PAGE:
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CARDI head suggests ways to reduce region’s food import bill

CARDI head suggests ways to reduce region’s food import bill


The head of the region’s leading agricultural research agency has suggested some ways in which CARICOM can reduce its US$2 billion annual food import bill.{{more}}

Dr Arlington Chesney, head of the Caribbean Agriculture Research and Development Institute (CARDI) made the recommendation last Wednesday as he addressed the official opening of Caribbean Week of Agriculture (CWA).

He said CARICOM must recognise that agriculture is crosscutting and is not only the responsibility of the agricultural sector.

“It s a national and Cabinet responsibility.”

Chesney also called for increased investment by both the public and private sectors.

“For example, in 2012 and 2013, a sampling of regional governments showed that they allocated only between 1.33 per cent and 5.25 per cent of their national budgets to agriculture,” Chesney pointed out.

He further stated that there must be increased capacity building both at the formal and “on the ground” levels and including group development.

“We need to be able to allow our farmers to work together, our entrepreneurs to work together.

He also called for more in research and development at the national and regional levels.

“With these implementations, we will make false the projection that ‘by 2015, 80 per cent of the population of Latin America and the Caribbean will live in cities, creating increasing challenges for environmental sustainability, employment, etc’,” Chesney said.

He further said that CARICOM citizens can duplicate in agriculture the successes they have enjoyed in academia, sports, culture, and other disciplines.

Chesney noted that CARICOM is a region of 15 million people that has the unique record of having endured slavery and indentureship.

He, however, pointed out that the region has produced three Nobel laureates (Sir Arthur Lewis, V.S. Naipaul, and Derrick Walcott), the world’s best cricketer ever (Sir Garfield Sobers), the batsman who has attained the most individual records in cricket (Brian Lara), and dominated the world scene longer than any other other team, regardless of the sport.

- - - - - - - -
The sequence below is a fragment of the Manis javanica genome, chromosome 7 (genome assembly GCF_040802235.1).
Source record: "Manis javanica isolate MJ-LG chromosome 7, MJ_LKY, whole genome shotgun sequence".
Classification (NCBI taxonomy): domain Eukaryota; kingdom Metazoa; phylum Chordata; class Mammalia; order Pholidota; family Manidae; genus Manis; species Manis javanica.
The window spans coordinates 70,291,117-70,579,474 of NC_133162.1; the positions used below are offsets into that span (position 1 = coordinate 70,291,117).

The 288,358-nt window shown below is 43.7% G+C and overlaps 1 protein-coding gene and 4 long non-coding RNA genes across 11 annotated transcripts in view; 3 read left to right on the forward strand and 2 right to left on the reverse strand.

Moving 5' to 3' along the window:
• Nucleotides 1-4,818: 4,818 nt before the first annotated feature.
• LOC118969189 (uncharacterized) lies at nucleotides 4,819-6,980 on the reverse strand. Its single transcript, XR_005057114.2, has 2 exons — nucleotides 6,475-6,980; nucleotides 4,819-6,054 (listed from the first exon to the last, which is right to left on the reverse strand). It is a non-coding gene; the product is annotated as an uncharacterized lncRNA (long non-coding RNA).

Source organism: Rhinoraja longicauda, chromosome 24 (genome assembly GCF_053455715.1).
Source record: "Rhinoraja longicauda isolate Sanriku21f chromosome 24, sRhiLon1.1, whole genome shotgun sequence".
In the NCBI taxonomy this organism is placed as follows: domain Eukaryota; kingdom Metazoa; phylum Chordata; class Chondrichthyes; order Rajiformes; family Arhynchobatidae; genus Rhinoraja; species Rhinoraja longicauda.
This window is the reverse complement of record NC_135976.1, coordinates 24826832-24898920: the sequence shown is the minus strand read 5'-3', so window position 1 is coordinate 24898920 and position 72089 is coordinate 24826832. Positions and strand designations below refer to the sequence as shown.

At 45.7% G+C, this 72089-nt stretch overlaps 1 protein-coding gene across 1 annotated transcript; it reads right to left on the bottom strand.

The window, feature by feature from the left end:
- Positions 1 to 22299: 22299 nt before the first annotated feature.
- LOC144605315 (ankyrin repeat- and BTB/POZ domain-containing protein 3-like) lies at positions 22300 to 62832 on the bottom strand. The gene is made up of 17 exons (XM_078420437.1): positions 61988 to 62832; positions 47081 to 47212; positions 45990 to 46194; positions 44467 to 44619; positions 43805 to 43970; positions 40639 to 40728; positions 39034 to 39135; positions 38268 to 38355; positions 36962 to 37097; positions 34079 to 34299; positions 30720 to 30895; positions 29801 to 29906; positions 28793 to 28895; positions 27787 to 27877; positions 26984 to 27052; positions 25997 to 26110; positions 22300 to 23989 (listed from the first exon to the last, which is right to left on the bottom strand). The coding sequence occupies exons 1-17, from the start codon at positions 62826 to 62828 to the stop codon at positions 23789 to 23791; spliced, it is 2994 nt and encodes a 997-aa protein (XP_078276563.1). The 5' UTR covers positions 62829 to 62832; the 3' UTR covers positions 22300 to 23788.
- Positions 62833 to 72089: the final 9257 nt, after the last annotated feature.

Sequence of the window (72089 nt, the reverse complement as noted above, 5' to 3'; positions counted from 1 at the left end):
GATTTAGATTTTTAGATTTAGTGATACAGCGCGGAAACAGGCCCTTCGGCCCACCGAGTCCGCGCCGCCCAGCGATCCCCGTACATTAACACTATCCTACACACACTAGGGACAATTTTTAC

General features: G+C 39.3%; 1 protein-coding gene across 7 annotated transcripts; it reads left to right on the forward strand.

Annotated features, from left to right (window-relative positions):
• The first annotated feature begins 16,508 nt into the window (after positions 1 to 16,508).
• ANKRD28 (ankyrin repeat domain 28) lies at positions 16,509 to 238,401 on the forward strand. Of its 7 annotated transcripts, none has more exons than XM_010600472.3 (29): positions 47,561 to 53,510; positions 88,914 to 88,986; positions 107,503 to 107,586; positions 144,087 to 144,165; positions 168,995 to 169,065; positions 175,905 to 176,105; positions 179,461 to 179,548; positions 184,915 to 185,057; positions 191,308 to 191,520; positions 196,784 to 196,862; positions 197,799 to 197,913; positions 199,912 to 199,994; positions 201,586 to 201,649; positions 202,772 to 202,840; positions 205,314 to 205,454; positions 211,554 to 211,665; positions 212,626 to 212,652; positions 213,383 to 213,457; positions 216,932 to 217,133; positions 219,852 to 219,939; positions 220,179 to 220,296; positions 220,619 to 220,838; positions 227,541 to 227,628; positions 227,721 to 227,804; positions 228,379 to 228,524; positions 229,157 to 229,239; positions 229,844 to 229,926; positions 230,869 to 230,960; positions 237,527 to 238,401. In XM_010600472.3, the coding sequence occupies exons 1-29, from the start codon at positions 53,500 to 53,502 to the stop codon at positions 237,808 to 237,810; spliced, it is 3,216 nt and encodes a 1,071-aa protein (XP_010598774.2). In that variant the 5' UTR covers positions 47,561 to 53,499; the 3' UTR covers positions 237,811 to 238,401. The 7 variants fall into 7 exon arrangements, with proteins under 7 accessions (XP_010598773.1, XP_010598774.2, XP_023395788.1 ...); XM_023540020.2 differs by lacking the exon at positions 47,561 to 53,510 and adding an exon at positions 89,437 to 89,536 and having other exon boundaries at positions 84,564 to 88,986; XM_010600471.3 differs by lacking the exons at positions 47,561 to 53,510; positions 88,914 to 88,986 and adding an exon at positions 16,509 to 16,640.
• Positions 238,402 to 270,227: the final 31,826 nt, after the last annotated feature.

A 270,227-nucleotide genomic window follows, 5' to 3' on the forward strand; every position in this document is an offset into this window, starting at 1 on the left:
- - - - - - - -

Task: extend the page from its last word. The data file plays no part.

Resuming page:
He further spoke of the region’s prowess at the Olympics and World Games, musical great Bob Marley, and steelpan — the only musical instrument invented in the 20th century.

“These achievements and stellar performances can only be obtained by a people that individually and collectively have natural brilliance, an ability to conceptualise, innovate and implement with a supporting ability to be disciplined and show ‘stick-to-ivity’ over the long haul,” Chesney said.

“Why then must we second judge ourselves as to whether the Caribbean Week of Agriculture, the Alliance, and the Jagdeo initiative is not what it should be and cannot do the same thing to the agricultural sector as was done in the other sectors.

“As the minister just said, we need to believe in ourselves, we need to believe,” he said, repeating the charge of Guyana’s Minister of Agriculture, Dr Leslie Ramsammy.

Caribbean Week of Agriculture, the premier agricultural event on the region’s calendar, brings together stakeholders for a week of activities to promote agriculture and agri-industry via policy dialoguing, learning sessions, and an exhibition showcasing the fruits of the sector.

A major sponsor of CWA, which ended last Saturday, was the Technical Centre for Agricultural and Rural Cooperation (CTA), a joint ACP-EU institution active in agricultural and rural development in ACP countries.